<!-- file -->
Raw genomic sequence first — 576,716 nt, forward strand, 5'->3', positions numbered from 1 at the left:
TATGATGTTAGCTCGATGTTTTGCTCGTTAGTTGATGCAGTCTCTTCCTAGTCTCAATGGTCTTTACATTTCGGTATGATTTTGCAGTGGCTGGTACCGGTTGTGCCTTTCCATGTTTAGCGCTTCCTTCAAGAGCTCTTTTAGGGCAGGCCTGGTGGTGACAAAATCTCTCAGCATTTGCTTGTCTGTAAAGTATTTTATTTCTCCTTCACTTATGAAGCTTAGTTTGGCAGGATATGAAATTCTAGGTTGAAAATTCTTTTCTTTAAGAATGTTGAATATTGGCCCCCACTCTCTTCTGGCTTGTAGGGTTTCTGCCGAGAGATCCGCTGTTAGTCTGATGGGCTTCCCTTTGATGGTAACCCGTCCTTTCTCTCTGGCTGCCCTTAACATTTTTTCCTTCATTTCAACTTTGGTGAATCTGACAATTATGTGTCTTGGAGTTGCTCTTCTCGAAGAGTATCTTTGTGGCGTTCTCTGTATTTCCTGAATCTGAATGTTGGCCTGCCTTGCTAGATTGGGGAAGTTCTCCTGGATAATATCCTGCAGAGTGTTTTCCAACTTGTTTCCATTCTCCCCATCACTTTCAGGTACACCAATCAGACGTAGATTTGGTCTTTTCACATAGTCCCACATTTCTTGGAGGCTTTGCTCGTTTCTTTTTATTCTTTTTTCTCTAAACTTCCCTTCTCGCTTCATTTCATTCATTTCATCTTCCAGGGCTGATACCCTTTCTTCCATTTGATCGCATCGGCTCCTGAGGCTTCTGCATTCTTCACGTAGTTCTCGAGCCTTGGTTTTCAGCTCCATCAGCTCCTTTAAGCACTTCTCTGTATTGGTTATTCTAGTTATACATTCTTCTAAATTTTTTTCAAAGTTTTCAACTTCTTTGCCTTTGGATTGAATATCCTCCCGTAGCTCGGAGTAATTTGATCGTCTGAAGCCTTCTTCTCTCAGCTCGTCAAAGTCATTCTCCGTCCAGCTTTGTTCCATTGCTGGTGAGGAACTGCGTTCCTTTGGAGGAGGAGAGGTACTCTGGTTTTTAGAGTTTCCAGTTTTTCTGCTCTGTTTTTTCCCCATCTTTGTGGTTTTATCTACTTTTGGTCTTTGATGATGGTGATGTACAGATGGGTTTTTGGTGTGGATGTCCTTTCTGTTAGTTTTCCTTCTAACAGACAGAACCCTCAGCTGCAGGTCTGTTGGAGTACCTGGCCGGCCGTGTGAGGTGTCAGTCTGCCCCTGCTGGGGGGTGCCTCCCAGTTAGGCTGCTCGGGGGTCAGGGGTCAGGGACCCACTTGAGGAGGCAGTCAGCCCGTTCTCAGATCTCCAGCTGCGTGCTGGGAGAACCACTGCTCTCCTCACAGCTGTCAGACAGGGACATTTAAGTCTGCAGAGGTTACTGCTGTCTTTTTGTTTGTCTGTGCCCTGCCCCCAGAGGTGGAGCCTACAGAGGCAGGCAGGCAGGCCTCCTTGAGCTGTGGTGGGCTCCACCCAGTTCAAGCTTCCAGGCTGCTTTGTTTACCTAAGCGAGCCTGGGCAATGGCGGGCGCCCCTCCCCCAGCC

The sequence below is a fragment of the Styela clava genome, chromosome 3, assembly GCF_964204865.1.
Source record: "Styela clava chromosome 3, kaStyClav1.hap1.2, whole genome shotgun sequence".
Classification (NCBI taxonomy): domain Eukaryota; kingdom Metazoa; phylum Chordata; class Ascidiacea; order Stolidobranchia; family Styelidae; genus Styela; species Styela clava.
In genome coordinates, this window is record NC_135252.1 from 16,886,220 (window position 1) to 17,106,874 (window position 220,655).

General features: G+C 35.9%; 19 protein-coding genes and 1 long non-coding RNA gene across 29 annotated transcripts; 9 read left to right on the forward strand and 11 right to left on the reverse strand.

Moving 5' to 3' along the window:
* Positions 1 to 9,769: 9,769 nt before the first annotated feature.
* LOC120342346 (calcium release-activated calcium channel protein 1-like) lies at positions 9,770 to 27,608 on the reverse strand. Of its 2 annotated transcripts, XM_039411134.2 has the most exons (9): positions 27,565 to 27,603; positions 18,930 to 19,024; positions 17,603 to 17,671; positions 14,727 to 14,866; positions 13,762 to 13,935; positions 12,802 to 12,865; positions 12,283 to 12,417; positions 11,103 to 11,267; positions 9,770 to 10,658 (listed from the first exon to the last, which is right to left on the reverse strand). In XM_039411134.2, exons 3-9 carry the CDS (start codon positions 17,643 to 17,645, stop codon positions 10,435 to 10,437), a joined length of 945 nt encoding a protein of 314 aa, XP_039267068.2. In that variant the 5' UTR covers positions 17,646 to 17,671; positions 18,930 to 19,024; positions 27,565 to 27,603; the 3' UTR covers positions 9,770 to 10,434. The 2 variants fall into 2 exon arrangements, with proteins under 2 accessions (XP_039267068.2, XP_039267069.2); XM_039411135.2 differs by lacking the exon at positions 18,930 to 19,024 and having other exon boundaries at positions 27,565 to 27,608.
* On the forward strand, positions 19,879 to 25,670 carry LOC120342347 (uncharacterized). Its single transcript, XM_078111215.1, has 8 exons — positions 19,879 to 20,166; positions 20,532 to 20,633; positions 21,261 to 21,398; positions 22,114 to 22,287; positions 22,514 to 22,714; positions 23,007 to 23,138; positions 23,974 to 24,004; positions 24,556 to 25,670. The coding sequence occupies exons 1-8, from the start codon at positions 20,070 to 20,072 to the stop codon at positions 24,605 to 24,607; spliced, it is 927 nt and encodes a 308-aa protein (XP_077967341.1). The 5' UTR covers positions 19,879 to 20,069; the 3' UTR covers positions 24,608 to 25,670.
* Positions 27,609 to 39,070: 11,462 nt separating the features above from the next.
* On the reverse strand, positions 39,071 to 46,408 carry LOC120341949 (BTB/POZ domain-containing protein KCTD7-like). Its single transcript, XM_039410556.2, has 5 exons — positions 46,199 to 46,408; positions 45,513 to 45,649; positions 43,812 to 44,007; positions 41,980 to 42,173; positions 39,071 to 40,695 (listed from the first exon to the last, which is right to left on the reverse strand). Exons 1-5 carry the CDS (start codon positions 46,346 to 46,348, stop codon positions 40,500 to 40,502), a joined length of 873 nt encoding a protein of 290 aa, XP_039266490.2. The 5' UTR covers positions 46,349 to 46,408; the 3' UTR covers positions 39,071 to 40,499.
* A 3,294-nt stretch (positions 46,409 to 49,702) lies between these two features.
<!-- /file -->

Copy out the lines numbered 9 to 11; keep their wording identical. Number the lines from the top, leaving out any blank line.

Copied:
* Positions 1 to 9,769: 9,769 nt before the first annotated feature.
* LOC120342346 (calcium release-activated calcium channel protein 1-like) lies at positions 9,770 to 27,608 on the reverse strand. Of its 2 annotated transcripts, XM_039411134.2 has the most exons (9): positions 27,565 to 27,603; positions 18,930 to 19,024; positions 17,603 to 17,671; positions 14,727 to 14,866; positions 13,762 to 13,935; positions 12,802 to 12,865; positions 12,283 to 12,417; positions 11,103 to 11,267; positions 9,770 to 10,658 (listed from the first exon to the last, which is right to left on the reverse strand). In XM_039411134.2, exons 3-9 carry the CDS (start codon positions 17,643 to 17,645, stop codon positions 10,435 to 10,437), a joined length of 945 nt encoding a protein of 314 aa, XP_039267068.2. In that variant the 5' UTR covers positions 17,646 to 17,671; positions 18,930 to 19,024; positions 27,565 to 27,603; the 3' UTR covers positions 9,770 to 10,434. The 2 variants fall into 2 exon arrangements, with proteins under 2 accessions (XP_039267068.2, XP_039267069.2); XM_039411135.2 differs by lacking the exon at positions 18,930 to 19,024 and having other exon boundaries at positions 27,565 to 27,608.
* On the forward strand, positions 19,879 to 25,670 carry LOC120342347 (uncharacterized). Its single transcript, XM_078111215.1, has 8 exons — positions 19,879 to 20,166; positions 20,532 to 20,633; positions 21,261 to 21,398; positions 22,114 to 22,287; positions 22,514 to 22,714; positions 23,007 to 23,138; positions 23,974 to 24,004; positions 24,556 to 25,670. The coding sequence occupies exons 1-8, from the start codon at positions 20,070 to 20,072 to the stop codon at positions 24,605 to 24,607; spliced, it is 927 nt and encodes a 308-aa protein (XP_077967341.1). The 5' UTR covers positions 19,879 to 20,069; the 3' UTR covers positions 24,608 to 25,670.